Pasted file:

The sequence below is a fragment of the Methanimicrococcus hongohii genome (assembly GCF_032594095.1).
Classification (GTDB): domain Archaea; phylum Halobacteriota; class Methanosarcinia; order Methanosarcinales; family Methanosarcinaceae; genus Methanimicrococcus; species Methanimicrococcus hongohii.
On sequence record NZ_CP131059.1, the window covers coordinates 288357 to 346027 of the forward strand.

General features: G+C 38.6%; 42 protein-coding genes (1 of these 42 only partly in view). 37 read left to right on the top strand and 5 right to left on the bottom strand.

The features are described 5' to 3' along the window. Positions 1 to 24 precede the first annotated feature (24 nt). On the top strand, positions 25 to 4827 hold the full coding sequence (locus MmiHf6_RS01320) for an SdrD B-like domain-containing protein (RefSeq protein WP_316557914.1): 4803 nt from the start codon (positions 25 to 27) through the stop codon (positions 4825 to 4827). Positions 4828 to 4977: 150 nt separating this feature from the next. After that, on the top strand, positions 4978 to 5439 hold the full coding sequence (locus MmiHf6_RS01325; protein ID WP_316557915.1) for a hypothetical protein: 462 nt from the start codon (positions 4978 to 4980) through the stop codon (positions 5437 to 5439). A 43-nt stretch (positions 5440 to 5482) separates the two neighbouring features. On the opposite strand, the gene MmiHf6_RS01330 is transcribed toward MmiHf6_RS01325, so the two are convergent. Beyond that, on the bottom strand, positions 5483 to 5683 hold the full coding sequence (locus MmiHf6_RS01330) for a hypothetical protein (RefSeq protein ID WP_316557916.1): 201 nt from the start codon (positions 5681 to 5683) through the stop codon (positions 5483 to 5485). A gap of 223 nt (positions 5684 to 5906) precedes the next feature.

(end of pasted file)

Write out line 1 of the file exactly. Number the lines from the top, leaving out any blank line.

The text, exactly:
The sequence below is a fragment of the Methanimicrococcus hongohii genome (assembly GCF_032594095.1).